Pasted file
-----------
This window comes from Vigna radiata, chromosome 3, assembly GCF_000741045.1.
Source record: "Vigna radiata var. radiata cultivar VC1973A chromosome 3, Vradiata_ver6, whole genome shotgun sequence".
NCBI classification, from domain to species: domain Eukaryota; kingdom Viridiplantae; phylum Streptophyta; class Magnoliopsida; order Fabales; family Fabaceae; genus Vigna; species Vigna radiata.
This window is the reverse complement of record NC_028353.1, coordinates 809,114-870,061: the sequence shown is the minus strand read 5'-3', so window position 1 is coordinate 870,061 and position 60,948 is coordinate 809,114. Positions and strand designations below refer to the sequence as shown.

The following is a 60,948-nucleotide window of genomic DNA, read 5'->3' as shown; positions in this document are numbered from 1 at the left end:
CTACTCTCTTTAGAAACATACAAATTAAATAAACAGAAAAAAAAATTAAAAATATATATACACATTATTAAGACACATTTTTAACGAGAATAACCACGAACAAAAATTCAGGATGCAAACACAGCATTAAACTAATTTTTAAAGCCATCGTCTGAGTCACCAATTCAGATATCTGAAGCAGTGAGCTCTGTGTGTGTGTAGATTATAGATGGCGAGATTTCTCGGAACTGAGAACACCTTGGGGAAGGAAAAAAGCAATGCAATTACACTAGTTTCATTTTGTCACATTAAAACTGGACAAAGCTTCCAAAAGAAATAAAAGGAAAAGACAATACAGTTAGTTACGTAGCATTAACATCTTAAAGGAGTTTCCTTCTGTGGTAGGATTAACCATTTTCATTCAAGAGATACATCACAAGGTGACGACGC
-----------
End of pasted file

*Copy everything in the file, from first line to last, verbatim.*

This window comes from Vigna radiata, chromosome 3, assembly GCF_000741045.1.
Source record: "Vigna radiata var. radiata cultivar VC1973A chromosome 3, Vradiata_ver6, whole genome shotgun sequence".
NCBI classification, from domain to species: domain Eukaryota; kingdom Viridiplantae; phylum Streptophyta; class Magnoliopsida; order Fabales; family Fabaceae; genus Vigna; species Vigna radiata.
This window is the reverse complement of record NC_028353.1, coordinates 809,114-870,061: the sequence shown is the minus strand read 5'-3', so window position 1 is coordinate 870,061 and position 60,948 is coordinate 809,114. Positions and strand designations below refer to the sequence as shown.

The following is a 60,948-nucleotide window of genomic DNA, read 5'->3' as shown; positions in this document are numbered from 1 at the left end:
CTACTCTCTTTAGAAACATACAAATTAAATAAACAGAAAAAAAAATTAAAAATATATATACACATTATTAAGACACATTTTTAACGAGAATAACCACGAACAAAAATTCAGGATGCAAACACAGCATTAAACTAATTTTTAAAGCCATCGTCTGAGTCACCAATTCAGATATCTGAAGCAGTGAGCTCTGTGTGTGTGTAGATTATAGATGGCGAGATTTCTCGGAACTGAGAACACCTTGGGGAAGGAAAAAAGCAATGCAATTACACTAGTTTCATTTTGTCACATTAAAACTGGACAAAGCTTCCAAAAGAAATAAAAGGAAAAGACAATACAGTTAGTTACGTAGCATTAACATCTTAAAGGAGTTTCCTTCTGTGGTAGGATTAACCATTTTCATTCAAGAGATACATCACAAGGTGACGACGC